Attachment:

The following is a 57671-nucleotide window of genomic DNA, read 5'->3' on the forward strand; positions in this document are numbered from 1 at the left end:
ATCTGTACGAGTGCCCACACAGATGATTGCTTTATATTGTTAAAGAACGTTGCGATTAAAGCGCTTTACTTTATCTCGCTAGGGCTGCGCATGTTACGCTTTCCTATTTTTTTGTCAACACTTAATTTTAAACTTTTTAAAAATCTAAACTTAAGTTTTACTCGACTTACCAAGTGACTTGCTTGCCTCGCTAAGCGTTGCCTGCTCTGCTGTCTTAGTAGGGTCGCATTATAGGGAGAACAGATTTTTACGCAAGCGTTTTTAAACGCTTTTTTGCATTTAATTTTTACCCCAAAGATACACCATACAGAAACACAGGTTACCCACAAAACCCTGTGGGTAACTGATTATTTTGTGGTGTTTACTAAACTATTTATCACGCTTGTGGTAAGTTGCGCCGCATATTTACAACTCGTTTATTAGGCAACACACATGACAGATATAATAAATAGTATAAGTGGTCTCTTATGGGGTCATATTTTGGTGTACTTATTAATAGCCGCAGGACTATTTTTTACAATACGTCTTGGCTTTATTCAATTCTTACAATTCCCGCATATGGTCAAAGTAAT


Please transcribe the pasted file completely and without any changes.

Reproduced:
The following is a 57671-nucleotide window of genomic DNA, read 5'->3' on the forward strand; positions in this document are numbered from 1 at the left end:
ATCTGTACGAGTGCCCACACAGATGATTGCTTTATATTGTTAAAGAACGTTGCGATTAAAGCGCTTTACTTTATCTCGCTAGGGCTGCGCATGTTACGCTTTCCTATTTTTTTGTCAACACTTAATTTTAAACTTTTTAAAAATCTAAACTTAAGTTTTACTCGACTTACCAAGTGACTTGCTTGCCTCGCTAAGCGTTGCCTGCTCTGCTGTCTTAGTAGGGTCGCATTATAGGGAGAACAGATTTTTACGCAAGCGTTTTTAAACGCTTTTTTGCATTTAATTTTTACCCCAAAGATACACCATACAGAAACACAGGTTACCCACAAAACCCTGTGGGTAACTGATTATTTTGTGGTGTTTACTAAACTATTTATCACGCTTGTGGTAAGTTGCGCCGCATATTTACAACTCGTTTATTAGGCAACACACATGACAGATATAATAAATAGTATAAGTGGTCTCTTATGGGGTCATATTTTGGTGTACTTATTAATAGCCGCAGGACTATTTTTTACAATACGTCTTGGCTTTATTCAATTCTTACAATTCCCGCATATGGTCAAAGTAAT